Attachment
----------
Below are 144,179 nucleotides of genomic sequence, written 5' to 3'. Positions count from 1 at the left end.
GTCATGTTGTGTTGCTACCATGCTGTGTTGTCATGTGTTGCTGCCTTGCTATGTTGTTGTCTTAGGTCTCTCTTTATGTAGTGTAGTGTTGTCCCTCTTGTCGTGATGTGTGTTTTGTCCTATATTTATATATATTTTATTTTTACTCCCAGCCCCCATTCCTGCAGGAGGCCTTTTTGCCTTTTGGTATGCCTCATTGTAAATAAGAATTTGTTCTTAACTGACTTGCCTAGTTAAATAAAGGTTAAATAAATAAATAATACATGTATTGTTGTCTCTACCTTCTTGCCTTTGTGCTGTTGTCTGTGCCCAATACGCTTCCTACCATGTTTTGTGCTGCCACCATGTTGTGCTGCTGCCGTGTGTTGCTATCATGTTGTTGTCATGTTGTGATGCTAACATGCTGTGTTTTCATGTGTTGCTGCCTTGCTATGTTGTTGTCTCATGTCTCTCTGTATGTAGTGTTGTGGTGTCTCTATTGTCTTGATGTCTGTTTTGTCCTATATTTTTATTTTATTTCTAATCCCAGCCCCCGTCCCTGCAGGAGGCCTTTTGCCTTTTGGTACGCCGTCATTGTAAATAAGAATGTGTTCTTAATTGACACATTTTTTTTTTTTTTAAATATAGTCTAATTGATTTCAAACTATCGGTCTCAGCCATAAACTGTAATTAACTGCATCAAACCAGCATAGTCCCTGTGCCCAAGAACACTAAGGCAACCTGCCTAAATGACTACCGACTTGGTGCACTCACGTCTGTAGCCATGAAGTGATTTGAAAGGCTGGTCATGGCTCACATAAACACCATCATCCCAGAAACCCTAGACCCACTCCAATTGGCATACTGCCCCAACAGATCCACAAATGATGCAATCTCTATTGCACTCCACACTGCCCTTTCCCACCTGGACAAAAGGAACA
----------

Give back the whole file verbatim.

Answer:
Below are 144,179 nucleotides of genomic sequence, written 5' to 3'. Positions count from 1 at the left end.
GTCATGTTGTGTTGCTACCATGCTGTGTTGTCATGTGTTGCTGCCTTGCTATGTTGTTGTCTTAGGTCTCTCTTTATGTAGTGTAGTGTTGTCCCTCTTGTCGTGATGTGTGTTTTGTCCTATATTTATATATATTTTATTTTTACTCCCAGCCCCCATTCCTGCAGGAGGCCTTTTTGCCTTTTGGTATGCCTCATTGTAAATAAGAATTTGTTCTTAACTGACTTGCCTAGTTAAATAAAGGTTAAATAAATAAATAATACATGTATTGTTGTCTCTACCTTCTTGCCTTTGTGCTGTTGTCTGTGCCCAATACGCTTCCTACCATGTTTTGTGCTGCCACCATGTTGTGCTGCTGCCGTGTGTTGCTATCATGTTGTTGTCATGTTGTGATGCTAACATGCTGTGTTTTCATGTGTTGCTGCCTTGCTATGTTGTTGTCTCATGTCTCTCTGTATGTAGTGTTGTGGTGTCTCTATTGTCTTGATGTCTGTTTTGTCCTATATTTTTATTTTATTTCTAATCCCAGCCCCCGTCCCTGCAGGAGGCCTTTTGCCTTTTGGTACGCCGTCATTGTAAATAAGAATGTGTTCTTAATTGACACATTTTTTTTTTTTTTAAATATAGTCTAATTGATTTCAAACTATCGGTCTCAGCCATAAACTGTAATTAACTGCATCAAACCAGCATAGTCCCTGTGCCCAAGAACACTAAGGCAACCTGCCTAAATGACTACCGACTTGGTGCACTCACGTCTGTAGCCATGAAGTGATTTGAAAGGCTGGTCATGGCTCACATAAACACCATCATCCCAGAAACCCTAGACCCACTCCAATTGGCATACTGCCCCAACAGATCCACAAATGATGCAATCTCTATTGCACTCCACACTGCCCTTTCCCACCTGGACAAAAGGAACA